The above discussion demonstrates that a pegged arrangement does not necessarily impose financial discipline so long as the government retains the option of periodically devaluing the currency. To the extent that the government has an incentive to attempt to increase the level of output through generating unanticipated inflation, there is an inherent tendency in the system to produce bursts of inflation and recurrent devaluations. The benefits of unexpected inflation, however, would disappear as the public comes to expect the government to engineer inflation surprises. In such an environment, the government could increase social welfare if it can commit itself to price stability in a credible fashion.
Establishing the credibility of the government’s commitment to financial discipline is difficult for countries with a long history of expansionary policies and high inflation. In such cases, it may be desirable for the authorities to precommit to a policy of price stability by making it costly to alter the exchange rate. An effective means to achieve this would be to enter into a currency union arrangement. Such a rigid arrangement, however, may prove to be too costly as it would preclude exchange rate adjustments even in the event of large real shocks, such as a substantial deterioration in the terms of trade. An alternative arrangement would be to grant considerable autonomy to a central bank that has a reputation for having a strong bias in favor of price stability and fixed exchange rates, without ruling out the possibility of an exchange rate adjustment in exceptional circumstances.
In view of the above discussion, it is clear that analytical arguments do not support uniform policy prescriptions for exchange rate management. The specific country circumstances will enter into the picture in an important way to guide exchange rate policies. Nevertheless, the issues discussed in this paper lead to several general observations relating to the role of exchange rate arrangements in enhancing financial stability and adjustment in developing countries.
First, in a country with a well-established reputation for financial discipline, it is of small consequence whether a pegged or a flexible exchange rate regime is maintained. By contrast, in a country lacking financial discipline, serious macroeconomic problems would emerge regardless of the exchange rate regime in operation. A fixed exchange rate would not, in and of itself, impose financial discipline, and, in fact, would compound these macroeconomic problems because of the loss of external competitiveness associated with domestic inflation.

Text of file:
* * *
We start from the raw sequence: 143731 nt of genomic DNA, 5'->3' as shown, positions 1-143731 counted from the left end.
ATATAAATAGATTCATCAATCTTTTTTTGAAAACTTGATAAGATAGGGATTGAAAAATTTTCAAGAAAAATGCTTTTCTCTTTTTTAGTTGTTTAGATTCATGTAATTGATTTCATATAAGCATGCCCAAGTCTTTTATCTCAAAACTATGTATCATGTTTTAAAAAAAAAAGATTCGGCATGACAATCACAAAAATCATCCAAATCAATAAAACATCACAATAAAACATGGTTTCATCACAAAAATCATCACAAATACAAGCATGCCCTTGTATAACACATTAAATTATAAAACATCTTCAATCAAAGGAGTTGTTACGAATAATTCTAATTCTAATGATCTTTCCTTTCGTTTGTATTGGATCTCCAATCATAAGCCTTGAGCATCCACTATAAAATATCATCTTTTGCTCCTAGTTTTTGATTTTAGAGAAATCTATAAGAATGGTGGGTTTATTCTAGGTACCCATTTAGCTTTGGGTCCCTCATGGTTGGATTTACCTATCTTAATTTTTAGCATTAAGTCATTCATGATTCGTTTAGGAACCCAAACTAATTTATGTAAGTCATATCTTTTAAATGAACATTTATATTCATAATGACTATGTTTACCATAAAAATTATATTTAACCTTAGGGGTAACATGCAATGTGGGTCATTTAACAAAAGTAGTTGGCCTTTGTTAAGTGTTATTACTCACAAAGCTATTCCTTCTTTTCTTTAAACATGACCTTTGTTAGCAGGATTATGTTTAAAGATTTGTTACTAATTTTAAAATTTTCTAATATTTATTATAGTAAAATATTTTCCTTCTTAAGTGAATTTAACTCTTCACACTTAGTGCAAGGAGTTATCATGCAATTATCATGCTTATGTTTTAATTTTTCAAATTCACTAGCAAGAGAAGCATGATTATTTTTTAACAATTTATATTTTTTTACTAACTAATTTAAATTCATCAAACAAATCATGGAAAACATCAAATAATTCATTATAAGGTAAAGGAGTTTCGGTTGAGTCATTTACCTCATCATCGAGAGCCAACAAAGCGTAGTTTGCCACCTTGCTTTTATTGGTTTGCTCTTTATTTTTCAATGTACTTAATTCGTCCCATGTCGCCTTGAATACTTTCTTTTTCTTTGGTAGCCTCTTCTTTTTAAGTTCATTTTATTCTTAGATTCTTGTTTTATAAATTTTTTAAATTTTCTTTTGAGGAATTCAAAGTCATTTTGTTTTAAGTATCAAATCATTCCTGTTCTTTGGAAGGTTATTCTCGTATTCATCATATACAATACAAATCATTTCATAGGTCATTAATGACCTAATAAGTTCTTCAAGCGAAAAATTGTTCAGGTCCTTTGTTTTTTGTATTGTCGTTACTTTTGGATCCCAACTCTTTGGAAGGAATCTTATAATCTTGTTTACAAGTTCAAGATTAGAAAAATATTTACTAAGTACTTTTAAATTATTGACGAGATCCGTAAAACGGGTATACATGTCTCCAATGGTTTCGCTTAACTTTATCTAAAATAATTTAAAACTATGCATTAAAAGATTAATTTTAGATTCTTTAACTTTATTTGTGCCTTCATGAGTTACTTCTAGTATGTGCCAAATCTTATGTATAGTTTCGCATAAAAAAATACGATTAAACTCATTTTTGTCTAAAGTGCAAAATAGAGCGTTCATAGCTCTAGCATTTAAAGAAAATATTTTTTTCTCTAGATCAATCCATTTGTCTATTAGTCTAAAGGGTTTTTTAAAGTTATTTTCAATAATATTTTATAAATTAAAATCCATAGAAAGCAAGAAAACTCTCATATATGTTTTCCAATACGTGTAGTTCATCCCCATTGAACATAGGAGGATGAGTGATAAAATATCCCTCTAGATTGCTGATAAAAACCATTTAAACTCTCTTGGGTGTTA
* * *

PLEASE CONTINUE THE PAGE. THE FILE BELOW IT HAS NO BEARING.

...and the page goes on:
Second, most developing countries undertaking adjustment programs fall in between these polar cases. Consequently, in adopting measures to improve external competitiveness, these countries need to strike an appropriate balance between restrictive financial policies and exchange rate adjustment. Such a balance must take into account the relative short-term costs associated with restrictive financial policies, on the one hand, and those associated with devaluation, on the other hand. In general, it is difficult to envisage a situation in which a substantial overvaluation of the real exchange rate can be corrected entirely by restrictive financial policies and without any exchange rate adjustment.
Third, a more difficult issue relates to the management of the exchange rate after the level of external competitiveness has been corrected at the outset of an adjustment program. In countries in which the authorities are not in a position to refrain completely from resorting to inflationary finance, a certain degree of flexibility in the exchange rate will be needed to prevent a deterioration in external competitiveness. This flexibility, however, should not become a substitute for undertaking as strong an effort as possible to implement prudent financial policies.
Fourth, while arguing for some degree of flexibility, the analysis provided in this paper suggests that real exchange rate rules designed to protect external competitiveness by rigidly linking exchange rate adjustment to domestic inflation could be destabilizing and even lead to hyperinflation. Rules can, under some circumstances, reduce the incentives for financial discipline. An effective arrangement for countries that need to rely on a moderate inflation tax would be to devise a nominal exchange rate rule, under which the rate of the crawl of the nominal exchange rate is fixed. Under such an arrangement, the authorities would be compelled to put in place appropriate financial policies to contain the inflation rate to a level consistent with the predetermined rate of devaluation.
Finally, when the authorities are genuinely determined to establish financial discipline and price stability, but lack credibility because of their past record, a commitment to fix the nominal exchange rate for an extended period would help provide a strong anchor for price stability.